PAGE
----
Newspaper article The Christian Science Monitor

Sweden's Liberation Goes Only So Far Women Here Say This Socially Progressive Country Still Has Some Changing to Do

Newspaper article The Christian Science Monitor

Sweden's Liberation Goes Only So Far Women Here Say This Socially Progressive Country Still Has Some Changing to Do

Article excerpt

Five years ago Cecilia Omo was just another optimistic student preparing to graduate from dental school and begin a career in one of Stockholm's many state-run clinics.

Today, Omo and her partner, now in private practice, run a booming business and make more money than their husbands.

"If I were a woman, I'd rather be a woman in Sweden," Omo says, taking a hurried break between patients. "We can do anything that men in other countries want to do. Women in Sweden have it the best in the world."

Sweden has long had a reputation for being among the most sexually emancipated countries in the Western world. Both men and women here espouse such progressive views on gender that they would be considered radical in many other countries.

Compared to women in many countries, the typical Swedish woman has it all: a great career, 2.1 children, and a husband who is as willing to fry the bacon up in a pan as he is to bring it home.

Homemaking and baby-care classes have long been required school subjects for both boys and girls. Discrimination laws make it difficult for employers to hire or fire on the basis of gender, and liberal maternity and paternity leaves, along with subsidized quality day care, facilitate women combining career and family. Fifty percent of all government ministers and 41 percent of the parliament are women.

But despite such statistics, Swedish women still talk of gender-bias problems. While Swedish women in general seem happier with their lot than their counterparts around the world, they are still likely to complain of a "mommy track" and inequality in the workplace.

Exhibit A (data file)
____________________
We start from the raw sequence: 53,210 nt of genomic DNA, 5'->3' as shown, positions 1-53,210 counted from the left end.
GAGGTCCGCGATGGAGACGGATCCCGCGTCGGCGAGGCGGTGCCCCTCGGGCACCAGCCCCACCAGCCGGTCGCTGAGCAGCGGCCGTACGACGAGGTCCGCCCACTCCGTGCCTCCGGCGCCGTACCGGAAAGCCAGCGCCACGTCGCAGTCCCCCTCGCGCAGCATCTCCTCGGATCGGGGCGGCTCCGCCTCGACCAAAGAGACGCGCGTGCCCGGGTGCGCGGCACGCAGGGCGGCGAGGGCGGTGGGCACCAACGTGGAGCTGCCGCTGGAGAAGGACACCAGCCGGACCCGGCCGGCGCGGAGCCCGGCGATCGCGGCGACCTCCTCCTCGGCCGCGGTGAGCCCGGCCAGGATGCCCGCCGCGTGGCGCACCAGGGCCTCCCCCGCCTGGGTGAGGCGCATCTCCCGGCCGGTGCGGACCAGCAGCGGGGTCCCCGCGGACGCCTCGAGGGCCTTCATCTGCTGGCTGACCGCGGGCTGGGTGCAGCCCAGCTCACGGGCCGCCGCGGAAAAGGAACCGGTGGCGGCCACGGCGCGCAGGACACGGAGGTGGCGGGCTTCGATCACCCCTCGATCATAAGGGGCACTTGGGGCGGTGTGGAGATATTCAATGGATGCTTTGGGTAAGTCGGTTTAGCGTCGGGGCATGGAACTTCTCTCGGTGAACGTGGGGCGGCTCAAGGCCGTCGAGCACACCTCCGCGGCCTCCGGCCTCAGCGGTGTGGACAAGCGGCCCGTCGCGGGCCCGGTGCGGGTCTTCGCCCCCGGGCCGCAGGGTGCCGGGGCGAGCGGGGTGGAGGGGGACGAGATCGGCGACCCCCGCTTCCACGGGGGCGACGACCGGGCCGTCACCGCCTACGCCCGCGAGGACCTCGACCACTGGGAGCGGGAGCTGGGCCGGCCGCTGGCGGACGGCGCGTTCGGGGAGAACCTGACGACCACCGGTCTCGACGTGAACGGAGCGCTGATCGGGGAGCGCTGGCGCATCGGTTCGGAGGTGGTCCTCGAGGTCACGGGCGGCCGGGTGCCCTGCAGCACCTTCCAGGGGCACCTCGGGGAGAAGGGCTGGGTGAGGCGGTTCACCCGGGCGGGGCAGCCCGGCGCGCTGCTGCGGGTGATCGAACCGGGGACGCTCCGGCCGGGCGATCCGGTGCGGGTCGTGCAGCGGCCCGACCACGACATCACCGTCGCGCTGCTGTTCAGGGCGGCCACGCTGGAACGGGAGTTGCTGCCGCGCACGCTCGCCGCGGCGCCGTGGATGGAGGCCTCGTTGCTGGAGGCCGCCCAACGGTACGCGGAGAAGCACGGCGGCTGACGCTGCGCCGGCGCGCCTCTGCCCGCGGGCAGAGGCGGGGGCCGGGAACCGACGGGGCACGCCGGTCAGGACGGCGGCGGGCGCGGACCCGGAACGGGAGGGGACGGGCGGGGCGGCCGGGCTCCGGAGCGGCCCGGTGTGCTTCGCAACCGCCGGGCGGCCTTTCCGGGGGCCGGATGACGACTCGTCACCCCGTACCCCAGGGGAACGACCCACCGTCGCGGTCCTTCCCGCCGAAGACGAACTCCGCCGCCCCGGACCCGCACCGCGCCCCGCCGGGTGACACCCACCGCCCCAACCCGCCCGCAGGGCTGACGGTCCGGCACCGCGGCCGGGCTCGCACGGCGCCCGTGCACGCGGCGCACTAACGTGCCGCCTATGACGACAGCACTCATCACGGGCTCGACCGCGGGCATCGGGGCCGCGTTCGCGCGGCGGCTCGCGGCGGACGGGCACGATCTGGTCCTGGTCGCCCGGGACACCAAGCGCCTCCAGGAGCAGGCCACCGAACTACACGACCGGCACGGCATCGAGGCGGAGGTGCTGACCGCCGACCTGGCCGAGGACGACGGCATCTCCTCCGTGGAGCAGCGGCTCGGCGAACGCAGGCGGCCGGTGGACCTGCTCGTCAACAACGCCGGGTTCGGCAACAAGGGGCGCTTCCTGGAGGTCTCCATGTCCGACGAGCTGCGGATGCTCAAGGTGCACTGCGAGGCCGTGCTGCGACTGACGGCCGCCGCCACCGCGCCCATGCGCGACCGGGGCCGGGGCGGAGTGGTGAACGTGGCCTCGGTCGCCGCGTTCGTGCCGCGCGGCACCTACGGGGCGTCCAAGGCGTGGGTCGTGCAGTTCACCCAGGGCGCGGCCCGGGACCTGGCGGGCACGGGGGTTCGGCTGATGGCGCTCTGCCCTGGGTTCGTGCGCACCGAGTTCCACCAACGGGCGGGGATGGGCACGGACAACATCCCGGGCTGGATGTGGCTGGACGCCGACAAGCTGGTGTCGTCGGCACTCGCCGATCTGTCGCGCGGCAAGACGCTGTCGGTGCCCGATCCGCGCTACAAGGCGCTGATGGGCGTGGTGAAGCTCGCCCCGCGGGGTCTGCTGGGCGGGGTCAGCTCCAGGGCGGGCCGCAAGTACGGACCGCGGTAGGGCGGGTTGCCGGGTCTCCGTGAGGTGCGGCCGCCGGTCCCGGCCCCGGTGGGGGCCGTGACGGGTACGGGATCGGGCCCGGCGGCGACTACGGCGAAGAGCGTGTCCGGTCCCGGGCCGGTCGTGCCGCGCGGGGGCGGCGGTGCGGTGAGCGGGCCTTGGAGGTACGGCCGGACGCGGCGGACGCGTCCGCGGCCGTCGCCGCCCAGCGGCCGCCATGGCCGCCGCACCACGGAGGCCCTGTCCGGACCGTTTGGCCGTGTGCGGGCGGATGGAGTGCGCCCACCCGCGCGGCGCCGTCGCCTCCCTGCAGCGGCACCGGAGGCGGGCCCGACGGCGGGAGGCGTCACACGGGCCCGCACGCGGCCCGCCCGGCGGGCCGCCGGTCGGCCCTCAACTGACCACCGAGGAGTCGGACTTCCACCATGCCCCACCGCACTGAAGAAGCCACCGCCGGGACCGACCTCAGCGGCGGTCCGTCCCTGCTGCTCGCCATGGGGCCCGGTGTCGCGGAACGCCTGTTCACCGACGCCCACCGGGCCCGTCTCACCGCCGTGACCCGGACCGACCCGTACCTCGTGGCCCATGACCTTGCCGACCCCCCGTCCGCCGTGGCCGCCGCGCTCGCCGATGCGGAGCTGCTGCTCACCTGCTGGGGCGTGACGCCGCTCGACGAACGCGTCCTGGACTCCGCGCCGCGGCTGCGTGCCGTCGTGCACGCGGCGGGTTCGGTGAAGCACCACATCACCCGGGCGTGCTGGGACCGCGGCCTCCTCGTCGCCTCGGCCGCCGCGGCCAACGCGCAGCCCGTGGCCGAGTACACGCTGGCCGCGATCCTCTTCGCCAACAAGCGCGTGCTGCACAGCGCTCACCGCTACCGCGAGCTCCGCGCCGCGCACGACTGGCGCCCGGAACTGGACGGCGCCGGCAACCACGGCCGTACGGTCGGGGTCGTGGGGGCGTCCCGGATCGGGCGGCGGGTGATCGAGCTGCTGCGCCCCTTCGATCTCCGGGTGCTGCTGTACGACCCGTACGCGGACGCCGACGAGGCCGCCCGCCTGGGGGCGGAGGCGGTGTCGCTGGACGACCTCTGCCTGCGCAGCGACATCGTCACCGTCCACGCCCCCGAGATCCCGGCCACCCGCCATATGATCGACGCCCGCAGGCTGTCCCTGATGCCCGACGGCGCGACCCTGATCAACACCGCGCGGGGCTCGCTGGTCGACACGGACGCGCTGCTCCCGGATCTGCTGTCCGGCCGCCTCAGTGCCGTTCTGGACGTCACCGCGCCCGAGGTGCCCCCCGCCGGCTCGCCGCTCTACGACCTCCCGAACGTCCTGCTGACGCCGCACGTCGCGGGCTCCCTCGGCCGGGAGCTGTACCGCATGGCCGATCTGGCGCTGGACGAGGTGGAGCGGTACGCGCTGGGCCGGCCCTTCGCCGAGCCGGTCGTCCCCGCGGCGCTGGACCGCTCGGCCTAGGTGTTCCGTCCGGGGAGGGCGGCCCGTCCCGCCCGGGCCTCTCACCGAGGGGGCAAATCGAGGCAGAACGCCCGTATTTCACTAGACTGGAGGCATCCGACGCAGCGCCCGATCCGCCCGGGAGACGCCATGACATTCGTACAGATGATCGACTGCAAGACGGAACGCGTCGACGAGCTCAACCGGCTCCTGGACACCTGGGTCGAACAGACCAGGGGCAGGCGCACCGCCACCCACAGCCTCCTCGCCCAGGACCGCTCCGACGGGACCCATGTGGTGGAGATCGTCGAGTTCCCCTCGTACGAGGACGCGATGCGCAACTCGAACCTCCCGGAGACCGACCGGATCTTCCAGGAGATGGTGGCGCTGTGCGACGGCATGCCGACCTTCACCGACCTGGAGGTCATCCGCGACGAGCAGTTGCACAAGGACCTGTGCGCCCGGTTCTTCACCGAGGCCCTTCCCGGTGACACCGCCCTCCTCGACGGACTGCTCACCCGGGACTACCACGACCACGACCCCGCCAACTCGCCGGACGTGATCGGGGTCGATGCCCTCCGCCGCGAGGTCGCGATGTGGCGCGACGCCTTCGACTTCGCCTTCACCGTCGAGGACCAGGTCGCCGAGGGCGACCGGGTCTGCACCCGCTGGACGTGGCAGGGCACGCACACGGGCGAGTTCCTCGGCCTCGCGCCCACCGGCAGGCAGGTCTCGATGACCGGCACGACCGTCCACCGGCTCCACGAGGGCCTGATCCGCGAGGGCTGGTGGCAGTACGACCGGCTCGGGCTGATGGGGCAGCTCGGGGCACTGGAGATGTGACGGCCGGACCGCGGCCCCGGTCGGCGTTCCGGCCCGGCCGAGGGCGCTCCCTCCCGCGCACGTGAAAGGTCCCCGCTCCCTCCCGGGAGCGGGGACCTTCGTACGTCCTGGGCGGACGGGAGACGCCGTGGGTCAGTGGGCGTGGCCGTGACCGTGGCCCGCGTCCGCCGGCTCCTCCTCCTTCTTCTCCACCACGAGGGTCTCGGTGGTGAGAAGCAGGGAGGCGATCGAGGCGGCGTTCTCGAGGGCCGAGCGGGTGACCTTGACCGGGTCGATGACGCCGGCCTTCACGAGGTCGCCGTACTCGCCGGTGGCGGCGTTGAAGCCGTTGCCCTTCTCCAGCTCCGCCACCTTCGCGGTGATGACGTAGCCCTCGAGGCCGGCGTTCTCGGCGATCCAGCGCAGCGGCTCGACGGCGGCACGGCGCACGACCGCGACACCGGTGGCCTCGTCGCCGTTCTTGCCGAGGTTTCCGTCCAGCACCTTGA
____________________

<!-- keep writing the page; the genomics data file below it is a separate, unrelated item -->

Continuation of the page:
For instance, while 84 percent of Swedish women work, only 48 percent have full-time jobs. And women who work full time earn 80 percent of what men earn.

While the gains Swedish women have made are considerable, feminists note that they have come about only in recent years. And although the status quo is changing rapidly, some achievements seem more style than substance.

Still, a 1995 United Nations report measuring women's participation in political, economic, and professional activities gives Sweden the highest marks of 130 countries investigated. In a gender index contrasting female literacy, life expectancy, and economic data compared with men, Sweden came in first place with a score of 0.92 out of a possible 1.

"This is a country where women don't have to choose between having a job and having children," says Ebba Witt-Brattstrom, a well-known feminist, literature professor, and soon-to-be mother of four. "We have state feminism."

Swedish feminism often begins at birth, when both mothers and fathers are encouraged to stay home with their infants until they are old enough to enroll in day care.

All Swedish women are paid 80 percent of their salaries from the state if they take time off to be with their children.

Also, the government pays allowances of 750 kruna (about $100) a month per child, regardless of family income, to encourage women to have children, until the child turns 18. Child support and alimony legislation is also generous in favor of mothers.

Since few men have have taken paternity leave in the past, a new law encouraging them to do so offers parents 90 percent of their income, instead of the usual 80 percent, for 90 days - if the father stays home with the child for at least one month.

Such a climate may be behind the country's having the highest birthrate in Europe: 2.1 children per woman of child-bearing age. Roughly 90 percent of all Swedish women become mothers, putting the country second only to Ireland, where Roman Catholicism encourages high birthrates. In Sweden birth control is freely available and sex education in schools begins early. Abortions have been legal for more than 20 years.

On the whole, Swedish women often have their first child relatively late: when they are in their late 20s or early 30s. …

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